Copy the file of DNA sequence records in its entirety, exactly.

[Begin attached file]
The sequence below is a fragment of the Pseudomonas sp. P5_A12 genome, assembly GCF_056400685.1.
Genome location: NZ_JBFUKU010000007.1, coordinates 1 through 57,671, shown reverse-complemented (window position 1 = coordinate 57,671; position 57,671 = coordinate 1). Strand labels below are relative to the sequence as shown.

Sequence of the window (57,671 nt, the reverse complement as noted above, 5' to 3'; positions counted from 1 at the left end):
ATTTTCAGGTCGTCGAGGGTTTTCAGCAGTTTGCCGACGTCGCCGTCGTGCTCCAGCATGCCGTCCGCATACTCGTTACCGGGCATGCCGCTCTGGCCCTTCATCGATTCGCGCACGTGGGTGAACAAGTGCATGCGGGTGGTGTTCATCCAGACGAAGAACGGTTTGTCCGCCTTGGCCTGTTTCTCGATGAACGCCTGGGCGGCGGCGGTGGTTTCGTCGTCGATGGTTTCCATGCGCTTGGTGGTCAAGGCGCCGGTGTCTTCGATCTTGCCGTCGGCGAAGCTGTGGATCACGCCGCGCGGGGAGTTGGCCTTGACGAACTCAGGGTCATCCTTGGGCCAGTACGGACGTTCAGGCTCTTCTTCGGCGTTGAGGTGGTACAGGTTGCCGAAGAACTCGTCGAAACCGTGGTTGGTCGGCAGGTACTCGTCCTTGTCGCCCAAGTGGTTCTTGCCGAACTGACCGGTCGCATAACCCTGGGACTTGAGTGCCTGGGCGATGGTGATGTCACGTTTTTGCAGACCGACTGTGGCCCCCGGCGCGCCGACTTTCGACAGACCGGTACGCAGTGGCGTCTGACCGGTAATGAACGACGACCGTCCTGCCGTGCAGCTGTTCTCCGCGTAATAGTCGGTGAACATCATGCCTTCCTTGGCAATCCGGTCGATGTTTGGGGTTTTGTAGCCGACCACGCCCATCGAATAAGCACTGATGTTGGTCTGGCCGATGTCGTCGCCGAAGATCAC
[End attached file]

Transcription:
The sequence below is a fragment of the Pseudomonas sp. P5_A12 genome, assembly GCF_056400685.1.
Genome location: NZ_JBFUKU010000007.1, coordinates 1 through 57,671, shown reverse-complemented (window position 1 = coordinate 57,671; position 57,671 = coordinate 1). Strand labels below are relative to the sequence as shown.

Sequence of the window (57,671 nt, the reverse complement as noted above, 5' to 3'; positions counted from 1 at the left end):
ATTTTCAGGTCGTCGAGGGTTTTCAGCAGTTTGCCGACGTCGCCGTCGTGCTCCAGCATGCCGTCCGCATACTCGTTACCGGGCATGCCGCTCTGGCCCTTCATCGATTCGCGCACGTGGGTGAACAAGTGCATGCGGGTGGTGTTCATCCAGACGAAGAACGGTTTGTCCGCCTTGGCCTGTTTCTCGATGAACGCCTGGGCGGCGGCGGTGGTTTCGTCGTCGATGGTTTCCATGCGCTTGGTGGTCAAGGCGCCGGTGTCTTCGATCTTGCCGTCGGCGAAGCTGTGGATCACGCCGCGCGGGGAGTTGGCCTTGACGAACTCAGGGTCATCCTTGGGCCAGTACGGACGTTCAGGCTCTTCTTCGGCGTTGAGGTGGTACAGGTTGCCGAAGAACTCGTCGAAACCGTGGTTGGTCGGCAGGTACTCGTCCTTGTCGCCCAAGTGGTTCTTGCCGAACTGACCGGTCGCATAACCCTGGGACTTGAGTGCCTGGGCGATGGTGATGTCACGTTTTTGCAGACCGACTGTGGCCCCCGGCGCGCCGACTTTCGACAGACCGGTACGCAGTGGCGTCTGACCGGTAATGAACGACGACCGTCCTGCCGTGCAGCTGTTCTCCGCGTAATAGTCGGTGAACATCATGCCTTCCTTGGCAATCCGGTCGATGTTTGGGGTTTTGTAGCCGACCACGCCCATCGAATAAGCACTGATGTTGGTCTGGCCGATGTCGTCGCCGAAGATCAC